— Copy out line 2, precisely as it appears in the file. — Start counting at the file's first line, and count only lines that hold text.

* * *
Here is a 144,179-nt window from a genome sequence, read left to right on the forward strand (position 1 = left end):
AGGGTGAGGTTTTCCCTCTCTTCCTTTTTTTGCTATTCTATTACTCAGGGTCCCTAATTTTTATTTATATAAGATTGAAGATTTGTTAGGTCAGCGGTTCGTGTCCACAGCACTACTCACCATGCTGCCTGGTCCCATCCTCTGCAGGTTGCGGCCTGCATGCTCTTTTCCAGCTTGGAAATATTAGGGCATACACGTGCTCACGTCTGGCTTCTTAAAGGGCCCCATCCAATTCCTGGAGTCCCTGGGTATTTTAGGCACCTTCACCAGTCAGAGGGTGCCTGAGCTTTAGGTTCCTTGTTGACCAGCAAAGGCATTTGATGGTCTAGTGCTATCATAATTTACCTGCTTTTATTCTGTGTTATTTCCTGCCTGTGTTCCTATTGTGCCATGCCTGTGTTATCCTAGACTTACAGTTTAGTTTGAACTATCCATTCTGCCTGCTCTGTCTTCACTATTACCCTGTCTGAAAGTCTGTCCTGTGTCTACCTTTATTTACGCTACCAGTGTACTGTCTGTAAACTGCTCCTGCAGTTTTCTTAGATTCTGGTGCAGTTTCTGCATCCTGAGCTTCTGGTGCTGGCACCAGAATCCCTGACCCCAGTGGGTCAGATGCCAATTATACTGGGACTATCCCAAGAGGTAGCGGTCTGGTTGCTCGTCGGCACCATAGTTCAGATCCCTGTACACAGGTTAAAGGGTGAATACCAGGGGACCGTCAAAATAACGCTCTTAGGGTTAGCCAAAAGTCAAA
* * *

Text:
AGGGTGAGGTTTTCCCTCTCTTCCTTTTTTTGCTATTCTATTACTCAGGGTCCCTAATTTTTATTTATATAAGATTGAAGATTTGTTAGGTCAGCGGTTCGTGTCCACAGCACTACTCACCATGCTGCCTGGTCCCATCCTCTGCAGGTTGCGGCCTGCATGCTCTTTTCCAGCTTGGAAATATTAGGGCATACACGTGCTCACGTCTGGCTTCTTAAAGGGCCCCATCCAATTCCTGGAGTCCCTGGGTATTTTAGGCACCTTCACCAGTCAGAGGGTGCCTGAGCTTTAGGTTCCTTGTTGACCAGCAAAGGCATTTGATGGTCTAGTGCTATCATAATTTACCTGCTTTTATTCTGTGTTATTTCCTGCCTGTGTTCCTATTGTGCCATGCCTGTGTTATCCTAGACTTACAGTTTAGTTTGAACTATCCATTCTGCCTGCTCTGTCTTCACTATTACCCTGTCTGAAAGTCTGTCCTGTGTCTACCTTTATTTACGCTACCAGTGTACTGTCTGTAAACTGCTCCTGCAGTTTTCTTAGATTCTGGTGCAGTTTCTGCATCCTGAGCTTCTGGTGCTGGCACCAGAATCCCTGACCCCAGTGGGTCAGATGCCAATTATACTGGGACTATCCCAAGAGGTAGCGGTCTGGTTGCTCGTCGGCACCATAGTTCAGATCCCTGTACACAGGTTAAAGGGTGAATACCAGGGGACCGTCAAAATAACGCTCTTAGGGTTAGCCAAAAGTCAAA